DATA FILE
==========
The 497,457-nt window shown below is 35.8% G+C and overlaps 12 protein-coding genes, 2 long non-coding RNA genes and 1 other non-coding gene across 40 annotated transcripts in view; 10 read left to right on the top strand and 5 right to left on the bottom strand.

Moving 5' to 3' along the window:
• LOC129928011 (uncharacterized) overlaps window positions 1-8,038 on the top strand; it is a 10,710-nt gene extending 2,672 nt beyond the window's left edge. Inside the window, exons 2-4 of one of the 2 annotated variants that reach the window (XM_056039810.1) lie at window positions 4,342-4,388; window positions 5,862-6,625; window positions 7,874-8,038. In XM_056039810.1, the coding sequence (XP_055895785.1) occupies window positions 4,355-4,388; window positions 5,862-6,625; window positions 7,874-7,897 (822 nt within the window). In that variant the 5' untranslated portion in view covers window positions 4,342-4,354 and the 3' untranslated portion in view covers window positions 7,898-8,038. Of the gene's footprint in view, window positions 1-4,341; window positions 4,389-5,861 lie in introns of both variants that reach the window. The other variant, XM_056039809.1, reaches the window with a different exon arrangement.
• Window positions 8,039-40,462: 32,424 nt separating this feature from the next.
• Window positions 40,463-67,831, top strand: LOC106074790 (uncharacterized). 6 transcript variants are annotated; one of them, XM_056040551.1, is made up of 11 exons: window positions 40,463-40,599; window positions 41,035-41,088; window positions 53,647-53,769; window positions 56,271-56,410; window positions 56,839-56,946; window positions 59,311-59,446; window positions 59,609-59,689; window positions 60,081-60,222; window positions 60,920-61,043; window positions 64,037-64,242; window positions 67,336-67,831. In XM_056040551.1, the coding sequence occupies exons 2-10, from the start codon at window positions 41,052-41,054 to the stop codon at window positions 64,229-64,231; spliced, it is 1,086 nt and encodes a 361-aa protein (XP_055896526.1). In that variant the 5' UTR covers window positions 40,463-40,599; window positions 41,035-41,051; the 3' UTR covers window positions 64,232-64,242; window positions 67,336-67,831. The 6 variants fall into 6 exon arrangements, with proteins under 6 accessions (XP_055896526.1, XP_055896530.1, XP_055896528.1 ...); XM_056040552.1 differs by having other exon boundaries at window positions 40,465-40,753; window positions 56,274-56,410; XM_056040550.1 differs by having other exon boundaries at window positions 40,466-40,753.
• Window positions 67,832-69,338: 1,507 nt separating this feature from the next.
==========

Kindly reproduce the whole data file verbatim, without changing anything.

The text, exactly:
The 497,457-nt window shown below is 35.8% G+C and overlaps 12 protein-coding genes, 2 long non-coding RNA genes and 1 other non-coding gene across 40 annotated transcripts in view; 10 read left to right on the top strand and 5 right to left on the bottom strand.

Moving 5' to 3' along the window:
• LOC129928011 (uncharacterized) overlaps window positions 1-8,038 on the top strand; it is a 10,710-nt gene extending 2,672 nt beyond the window's left edge. Inside the window, exons 2-4 of one of the 2 annotated variants that reach the window (XM_056039810.1) lie at window positions 4,342-4,388; window positions 5,862-6,625; window positions 7,874-8,038. In XM_056039810.1, the coding sequence (XP_055895785.1) occupies window positions 4,355-4,388; window positions 5,862-6,625; window positions 7,874-7,897 (822 nt within the window). In that variant the 5' untranslated portion in view covers window positions 4,342-4,354 and the 3' untranslated portion in view covers window positions 7,898-8,038. Of the gene's footprint in view, window positions 1-4,341; window positions 4,389-5,861 lie in introns of both variants that reach the window. The other variant, XM_056039809.1, reaches the window with a different exon arrangement.
• Window positions 8,039-40,462: 32,424 nt separating this feature from the next.
• Window positions 40,463-67,831, top strand: LOC106074790 (uncharacterized). 6 transcript variants are annotated; one of them, XM_056040551.1, is made up of 11 exons: window positions 40,463-40,599; window positions 41,035-41,088; window positions 53,647-53,769; window positions 56,271-56,410; window positions 56,839-56,946; window positions 59,311-59,446; window positions 59,609-59,689; window positions 60,081-60,222; window positions 60,920-61,043; window positions 64,037-64,242; window positions 67,336-67,831. In XM_056040551.1, the coding sequence occupies exons 2-10, from the start codon at window positions 41,052-41,054 to the stop codon at window positions 64,229-64,231; spliced, it is 1,086 nt and encodes a 361-aa protein (XP_055896526.1). In that variant the 5' UTR covers window positions 40,463-40,599; window positions 41,035-41,051; the 3' UTR covers window positions 64,232-64,242; window positions 67,336-67,831. The 6 variants fall into 6 exon arrangements, with proteins under 6 accessions (XP_055896526.1, XP_055896530.1, XP_055896528.1 ...); XM_056040552.1 differs by having other exon boundaries at window positions 40,465-40,753; window positions 56,274-56,410; XM_056040550.1 differs by having other exon boundaries at window positions 40,466-40,753.
• Window positions 67,832-69,338: 1,507 nt separating this feature from the next.